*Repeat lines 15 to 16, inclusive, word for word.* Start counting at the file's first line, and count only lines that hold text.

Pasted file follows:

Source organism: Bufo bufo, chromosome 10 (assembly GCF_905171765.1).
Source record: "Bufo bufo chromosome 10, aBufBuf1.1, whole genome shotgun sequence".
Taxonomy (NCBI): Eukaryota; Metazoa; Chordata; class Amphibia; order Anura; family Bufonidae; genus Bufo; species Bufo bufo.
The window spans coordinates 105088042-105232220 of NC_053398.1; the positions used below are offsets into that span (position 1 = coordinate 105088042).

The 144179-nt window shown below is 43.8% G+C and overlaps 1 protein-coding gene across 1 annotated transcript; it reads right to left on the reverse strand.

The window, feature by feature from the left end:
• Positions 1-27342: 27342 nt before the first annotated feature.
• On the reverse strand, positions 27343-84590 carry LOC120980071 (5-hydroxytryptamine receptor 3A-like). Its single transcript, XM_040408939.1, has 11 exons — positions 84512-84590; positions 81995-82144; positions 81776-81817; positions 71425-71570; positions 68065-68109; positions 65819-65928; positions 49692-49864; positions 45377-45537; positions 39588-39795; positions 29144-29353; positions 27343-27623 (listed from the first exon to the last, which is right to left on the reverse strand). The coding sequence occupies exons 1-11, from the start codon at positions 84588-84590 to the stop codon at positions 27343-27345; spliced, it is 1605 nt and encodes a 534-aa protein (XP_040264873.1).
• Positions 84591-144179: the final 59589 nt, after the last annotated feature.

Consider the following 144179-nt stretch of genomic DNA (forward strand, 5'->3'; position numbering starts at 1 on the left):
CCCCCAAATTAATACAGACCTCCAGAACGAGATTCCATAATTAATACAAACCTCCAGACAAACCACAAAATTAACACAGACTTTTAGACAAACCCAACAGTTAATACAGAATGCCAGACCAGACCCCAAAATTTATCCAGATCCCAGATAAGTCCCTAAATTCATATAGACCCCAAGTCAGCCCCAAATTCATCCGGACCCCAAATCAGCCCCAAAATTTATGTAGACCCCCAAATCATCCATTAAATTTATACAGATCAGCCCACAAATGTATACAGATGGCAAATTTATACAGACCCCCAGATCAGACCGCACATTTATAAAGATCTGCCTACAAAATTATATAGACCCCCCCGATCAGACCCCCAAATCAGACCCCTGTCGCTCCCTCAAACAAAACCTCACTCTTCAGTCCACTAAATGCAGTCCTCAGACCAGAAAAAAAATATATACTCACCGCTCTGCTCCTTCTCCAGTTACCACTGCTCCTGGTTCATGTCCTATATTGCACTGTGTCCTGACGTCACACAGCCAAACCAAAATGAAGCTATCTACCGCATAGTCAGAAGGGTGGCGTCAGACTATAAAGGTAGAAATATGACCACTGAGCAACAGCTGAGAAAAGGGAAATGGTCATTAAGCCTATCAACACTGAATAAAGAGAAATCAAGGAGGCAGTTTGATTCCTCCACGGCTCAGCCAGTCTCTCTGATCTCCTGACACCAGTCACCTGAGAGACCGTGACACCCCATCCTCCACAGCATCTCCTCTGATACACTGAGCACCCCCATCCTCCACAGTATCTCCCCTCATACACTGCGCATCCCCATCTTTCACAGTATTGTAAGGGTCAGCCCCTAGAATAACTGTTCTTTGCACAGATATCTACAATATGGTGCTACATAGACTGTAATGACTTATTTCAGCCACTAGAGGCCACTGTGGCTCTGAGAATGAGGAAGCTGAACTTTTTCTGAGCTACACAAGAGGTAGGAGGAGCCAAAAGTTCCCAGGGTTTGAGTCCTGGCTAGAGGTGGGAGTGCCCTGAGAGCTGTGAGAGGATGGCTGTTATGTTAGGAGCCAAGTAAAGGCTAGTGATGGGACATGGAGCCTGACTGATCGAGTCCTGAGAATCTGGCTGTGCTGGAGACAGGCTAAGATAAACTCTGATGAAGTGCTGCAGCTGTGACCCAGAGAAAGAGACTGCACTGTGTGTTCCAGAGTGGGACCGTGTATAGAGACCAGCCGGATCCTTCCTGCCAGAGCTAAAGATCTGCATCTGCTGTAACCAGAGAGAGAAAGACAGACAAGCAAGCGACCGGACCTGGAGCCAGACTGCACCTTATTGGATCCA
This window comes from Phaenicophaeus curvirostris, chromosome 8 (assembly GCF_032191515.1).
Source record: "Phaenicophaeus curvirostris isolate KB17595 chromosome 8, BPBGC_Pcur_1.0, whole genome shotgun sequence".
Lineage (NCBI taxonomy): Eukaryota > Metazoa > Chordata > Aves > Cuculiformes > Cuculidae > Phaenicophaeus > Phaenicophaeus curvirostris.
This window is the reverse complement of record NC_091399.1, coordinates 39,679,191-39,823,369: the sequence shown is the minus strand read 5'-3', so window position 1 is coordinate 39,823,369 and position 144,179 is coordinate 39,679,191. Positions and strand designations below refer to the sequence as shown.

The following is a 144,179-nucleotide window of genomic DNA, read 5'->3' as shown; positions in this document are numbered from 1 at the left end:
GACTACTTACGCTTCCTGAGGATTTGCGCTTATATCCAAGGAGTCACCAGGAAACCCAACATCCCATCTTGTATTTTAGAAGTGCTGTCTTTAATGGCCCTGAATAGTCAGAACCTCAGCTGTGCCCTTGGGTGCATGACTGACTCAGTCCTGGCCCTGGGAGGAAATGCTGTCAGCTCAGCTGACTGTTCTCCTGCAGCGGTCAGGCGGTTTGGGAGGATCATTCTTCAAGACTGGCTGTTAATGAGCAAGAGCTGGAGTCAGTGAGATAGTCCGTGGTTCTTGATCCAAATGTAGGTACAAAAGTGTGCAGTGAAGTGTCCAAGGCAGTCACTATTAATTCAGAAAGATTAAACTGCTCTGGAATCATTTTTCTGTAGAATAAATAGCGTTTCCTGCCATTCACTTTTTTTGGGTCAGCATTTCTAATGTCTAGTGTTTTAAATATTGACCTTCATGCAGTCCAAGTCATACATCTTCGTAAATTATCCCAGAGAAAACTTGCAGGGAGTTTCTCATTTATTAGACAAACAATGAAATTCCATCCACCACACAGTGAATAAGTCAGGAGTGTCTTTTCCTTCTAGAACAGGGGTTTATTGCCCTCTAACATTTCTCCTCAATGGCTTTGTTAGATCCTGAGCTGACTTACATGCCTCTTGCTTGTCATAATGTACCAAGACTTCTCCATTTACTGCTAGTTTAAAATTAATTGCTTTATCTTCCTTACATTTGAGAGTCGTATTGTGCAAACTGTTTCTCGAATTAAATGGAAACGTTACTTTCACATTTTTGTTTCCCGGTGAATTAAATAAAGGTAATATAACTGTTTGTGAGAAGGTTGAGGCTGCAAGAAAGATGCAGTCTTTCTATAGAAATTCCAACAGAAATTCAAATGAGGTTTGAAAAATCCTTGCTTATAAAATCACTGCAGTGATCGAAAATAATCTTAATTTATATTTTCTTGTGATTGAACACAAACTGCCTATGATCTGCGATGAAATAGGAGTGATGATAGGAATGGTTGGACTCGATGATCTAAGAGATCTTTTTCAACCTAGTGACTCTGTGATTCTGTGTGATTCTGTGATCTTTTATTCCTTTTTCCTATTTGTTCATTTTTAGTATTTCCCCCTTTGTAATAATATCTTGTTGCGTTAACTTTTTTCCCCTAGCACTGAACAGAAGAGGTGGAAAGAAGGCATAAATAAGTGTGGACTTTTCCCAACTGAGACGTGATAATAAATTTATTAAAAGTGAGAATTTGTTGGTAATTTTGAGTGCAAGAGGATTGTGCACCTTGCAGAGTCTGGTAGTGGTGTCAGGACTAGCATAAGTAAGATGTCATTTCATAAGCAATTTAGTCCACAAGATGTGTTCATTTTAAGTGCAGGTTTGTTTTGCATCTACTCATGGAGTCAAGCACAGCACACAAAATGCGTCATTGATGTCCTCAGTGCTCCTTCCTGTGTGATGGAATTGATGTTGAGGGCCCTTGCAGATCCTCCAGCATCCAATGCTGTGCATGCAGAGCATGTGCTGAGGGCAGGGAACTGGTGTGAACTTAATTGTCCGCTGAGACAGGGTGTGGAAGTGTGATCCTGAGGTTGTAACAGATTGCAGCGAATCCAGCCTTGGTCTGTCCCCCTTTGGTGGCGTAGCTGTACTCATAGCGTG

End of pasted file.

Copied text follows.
This window is the reverse complement of record NC_091399.1, coordinates 39,679,191-39,823,369: the sequence shown is the minus strand read 5'-3', so window position 1 is coordinate 39,823,369 and position 144,179 is coordinate 39,679,191. Positions and strand designations below refer to the sequence as shown.

The following is a 144,179-nucleotide window of genomic DNA, read 5'->3' as shown; positions in this document are numbered from 1 at the left end: